Improved Implementation of Travel Time Randomization for Modeling Vs Uncertainty

Accounting for the inevitable uncertainty in shear wave velocity (Vs) profiles has been recognized to be critical to seismic ground response analysis (GRA) and probabilistic seismic hazard analysis (PSHA). Vs stochastic randomization models are among the most widely used approaches to account for this uncertainty. However, the suitability of these models, as currently implemented, has been undermined by their inability to match observations at vertical seismometer arrays.

This motivated modifications, such as randomizing the cumulative shear wave travel time (tts) instead of directly Vs. While some preliminary assessments suggest that tts randomization allows for better management of Vs uncertainty, the framework has only been implemented in a few case studies. The aim of this study is to fill this gap by scrutinizing the different steps of tts randomization.

By using real experimental data and Monte Carlo simulations, we argue that some of the steps of this framework pose some challenges. For each challenge, we devise recommendations and demonstrate that they provide a clear improvement on the current framework. The findings of this study will enhance our understanding of the tts randomization framework and will enable researchers and engineers to adopt it robustly and confidently at engineering scales.

Collaborators: Dr. Brady Cox (USU), Dr. Adrian Rodriguez-Marek (VA Tech), Dr. Sebastiano Foti (PoliTO), Dr. Ellen Rathje (UT Austin)

In-Situ Vs and Damping Inversions at the Treasure Island and Delaney Park Downhole Arrays

This study extends a recently proposed heterogeneous data assimilation technique to estimate compression and shear wave velocity (Vp and Vs, respectively) and damping at Treasure Island and Delaney Park Downhole Arrays. The adopted method is based on the joint inversion of earthquake acceleration time series and experimental surface wave dispersion data.

We first use synthetic data at these two sites to refine the proposed approach and then apply the refined algorithm to real data sets available at the Treasure Island and Delaney Park Downhole Arrays. The joint inversion results show that the estimated Vs and Vp profiles are in very good agreement with measured profiles at these two sites.

We also compare the results from this study with other methods that are used to incorporate spatial variability and wave scattering effects in 1D ground response analysis (GRA). The comparisons show that the joint inversion-based Vs and damping profiles estimated in this study can effectively integrate the effects of spatial variability and wave scattering into 1D GRAs, especially at the Delaney Park Downhole Array, which is poorly modeled using traditional 1D GRA.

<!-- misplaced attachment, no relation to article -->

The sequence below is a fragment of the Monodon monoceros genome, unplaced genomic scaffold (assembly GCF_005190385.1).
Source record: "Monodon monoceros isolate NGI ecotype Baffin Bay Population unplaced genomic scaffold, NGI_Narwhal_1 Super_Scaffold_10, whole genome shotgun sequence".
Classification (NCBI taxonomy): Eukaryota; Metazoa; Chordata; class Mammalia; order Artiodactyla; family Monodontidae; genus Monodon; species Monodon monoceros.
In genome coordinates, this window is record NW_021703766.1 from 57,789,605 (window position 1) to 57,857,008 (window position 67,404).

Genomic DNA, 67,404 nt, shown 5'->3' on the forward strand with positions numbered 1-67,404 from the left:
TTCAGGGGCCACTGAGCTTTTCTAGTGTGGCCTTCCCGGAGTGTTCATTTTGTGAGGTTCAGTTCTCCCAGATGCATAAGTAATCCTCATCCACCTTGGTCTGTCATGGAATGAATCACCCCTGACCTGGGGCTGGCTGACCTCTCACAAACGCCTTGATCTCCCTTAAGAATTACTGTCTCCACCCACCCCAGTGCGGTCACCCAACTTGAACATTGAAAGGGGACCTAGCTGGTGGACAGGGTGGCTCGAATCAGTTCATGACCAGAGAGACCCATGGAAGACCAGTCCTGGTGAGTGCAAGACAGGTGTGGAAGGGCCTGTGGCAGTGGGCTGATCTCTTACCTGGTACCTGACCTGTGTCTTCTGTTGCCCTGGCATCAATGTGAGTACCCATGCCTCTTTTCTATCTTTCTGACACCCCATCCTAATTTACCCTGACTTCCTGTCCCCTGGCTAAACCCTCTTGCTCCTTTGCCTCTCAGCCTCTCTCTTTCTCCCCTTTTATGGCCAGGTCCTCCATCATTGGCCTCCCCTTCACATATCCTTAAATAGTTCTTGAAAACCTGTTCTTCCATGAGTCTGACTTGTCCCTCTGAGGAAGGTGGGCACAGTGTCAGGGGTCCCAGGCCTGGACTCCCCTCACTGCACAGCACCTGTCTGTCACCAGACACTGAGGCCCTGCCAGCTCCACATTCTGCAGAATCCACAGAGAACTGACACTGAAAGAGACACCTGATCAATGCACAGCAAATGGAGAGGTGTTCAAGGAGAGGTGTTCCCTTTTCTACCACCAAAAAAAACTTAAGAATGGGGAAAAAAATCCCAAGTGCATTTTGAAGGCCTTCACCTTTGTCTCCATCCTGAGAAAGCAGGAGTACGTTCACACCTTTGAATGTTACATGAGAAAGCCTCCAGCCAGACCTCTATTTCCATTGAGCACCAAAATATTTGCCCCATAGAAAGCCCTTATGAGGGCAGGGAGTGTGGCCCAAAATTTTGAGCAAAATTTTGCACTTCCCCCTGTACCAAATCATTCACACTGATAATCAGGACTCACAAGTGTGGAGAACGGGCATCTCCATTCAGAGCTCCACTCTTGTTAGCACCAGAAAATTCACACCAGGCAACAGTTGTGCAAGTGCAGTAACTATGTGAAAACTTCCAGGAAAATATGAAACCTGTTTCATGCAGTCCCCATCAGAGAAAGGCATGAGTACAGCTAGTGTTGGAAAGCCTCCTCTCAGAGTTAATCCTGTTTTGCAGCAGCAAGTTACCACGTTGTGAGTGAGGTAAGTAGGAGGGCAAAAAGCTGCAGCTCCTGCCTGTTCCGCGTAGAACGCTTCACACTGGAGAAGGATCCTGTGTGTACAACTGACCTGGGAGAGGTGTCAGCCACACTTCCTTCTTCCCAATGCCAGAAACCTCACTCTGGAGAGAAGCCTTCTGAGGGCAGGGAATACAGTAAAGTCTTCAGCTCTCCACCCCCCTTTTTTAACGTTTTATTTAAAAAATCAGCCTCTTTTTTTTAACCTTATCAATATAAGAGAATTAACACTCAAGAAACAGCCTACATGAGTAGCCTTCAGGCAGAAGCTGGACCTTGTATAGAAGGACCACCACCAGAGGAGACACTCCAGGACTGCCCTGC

Collaborators: Dr. Elnaz Seylabi (UNR), Dr. Brady Cox (USU)

Estimating Unbiased Statistics for f0 Using Spatially Distributed HVSR Measurements

A site’s fundamental resonance frequency (f0), or its reciprocal, the fundamental period (T0), is a critical parameter in seismic studies due to its proven ability to aid in predicting local site effects. The horizontal-to-vertical spectral ratio (HVSR) method is a popular nonintrusive technique that can be used to estimate f0 in a time-efficient and cost-effective manner.

Although it is becoming more common to perform several HVSR measurements, the measurements often are irregularly spaced due to access and/or budget restrictions. This has the potential of introducing significant bias when attempting to estimate a single, representative f0 across an area of interest. To address this problem, we propose the use of Voronoi tessellations to obtain an unbiased, statistical representation of f0 or T0 from spatially distributed HVSR measurements.

Three example applications are presented to illustrate potential uses. The first application demonstrates the effectiveness of the adopted approach in correcting for bias introduced by irregular spatial sampling. The second application illustrates how better-informed seismic site classifications can be made using a statistical representation of T0. The third application compares the relative degree of spatial variability in f0 at two downhole array sites to assess the applicability of performing one-dimensional ground response analyses.

Collaborators: Tianjian Cheng, Dr. Brady Cox (USU), Joseph Vantassel (UT Austin)